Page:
Abdel Fattah Al-Sissi’s dreams of grandeur are collapsing. The policy of megaprojects that the Egyptian raïs has promoted since he came to power in 2013 to adorn Egypt with a modernity that resembles a Gulf monarchy – from the construction of a new high-tech capital to the Grand Egyptian Museum of Cairo – has shown its limits.
The era of lavish spending, made possible by the largesse of the godfathers of this same Gulf and the digging of the public debt, is over. The war in Ukraine precipitated the collapse of the Egyptian economy. The International Monetary Fund (IMF), encouraged by Riyadh and Abu Dhabi, is calling for an austerity cure and a change in the economic model in depth. According to the international financial institution, the time has come to get out of the state interventionism on which the army has built an economic empire, to bring back foreign investment and restore its place to the private sector, which is at half mast.
Cairo no longer has time to procrastinate. While recovering timidly from the effects of the Covid-19 pandemic, in the spring of 2022, Egypt saw 23 billion dollars (21.4 billion euros) of foreign capital disappear from its economy, a consequence of the global shock wave caused by the war in Ukraine. Short of cash, it is now faced with an obligation: to repay a debt estimated at 93% of its gross domestic product (GDP).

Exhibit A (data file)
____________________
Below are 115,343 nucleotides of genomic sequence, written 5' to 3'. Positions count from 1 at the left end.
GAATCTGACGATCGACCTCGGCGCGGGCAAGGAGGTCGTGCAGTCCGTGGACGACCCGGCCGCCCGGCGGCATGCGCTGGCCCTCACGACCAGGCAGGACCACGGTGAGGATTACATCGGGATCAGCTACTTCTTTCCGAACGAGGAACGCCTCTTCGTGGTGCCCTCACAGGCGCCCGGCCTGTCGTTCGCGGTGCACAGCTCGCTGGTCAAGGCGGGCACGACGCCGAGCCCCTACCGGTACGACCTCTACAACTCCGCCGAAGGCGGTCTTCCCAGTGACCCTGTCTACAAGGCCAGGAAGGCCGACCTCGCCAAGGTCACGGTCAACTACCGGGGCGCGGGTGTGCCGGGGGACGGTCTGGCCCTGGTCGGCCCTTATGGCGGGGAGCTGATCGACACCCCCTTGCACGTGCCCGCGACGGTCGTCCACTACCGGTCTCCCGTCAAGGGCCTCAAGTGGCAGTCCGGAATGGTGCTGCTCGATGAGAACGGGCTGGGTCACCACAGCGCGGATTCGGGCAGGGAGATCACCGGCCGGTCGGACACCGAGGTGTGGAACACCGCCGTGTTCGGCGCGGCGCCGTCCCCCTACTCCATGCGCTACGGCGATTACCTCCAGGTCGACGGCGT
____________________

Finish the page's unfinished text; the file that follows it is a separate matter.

The weaknesses of this emerging economy were supposed to have been corrected thanks to the plan designed with the IMF after a first crisis in 2016. They have reappeared, gaping. This time, the IMF and the Gulf sponsors have learned the lesson and are demanding that Cairo reduce state and military control over the economy.
Back to square one
The IMF granted, in December 2022, a new loan of 3 billion dollars, making Egypt one of its main debtors. “It’s a small loan, made to buy time, test the reformist will of the regime and see if the Gulf decides to invest”, analyzes Ishac Diwan, professor at the Paris School of Economics. The financial institution is counting on investors from the Gulf to fill the external financing gap, estimated at 17 billion dollars for the next four years.
At the start of the crisis, Gulf lenders came to Cairo’s rescue, with a total of $23 billion in central bank deposits and investments. But, unlike 2016, when Riyadh and Abu Dhabi signed a blank check to President Sissi to stabilize his power, they are now setting their conditions.
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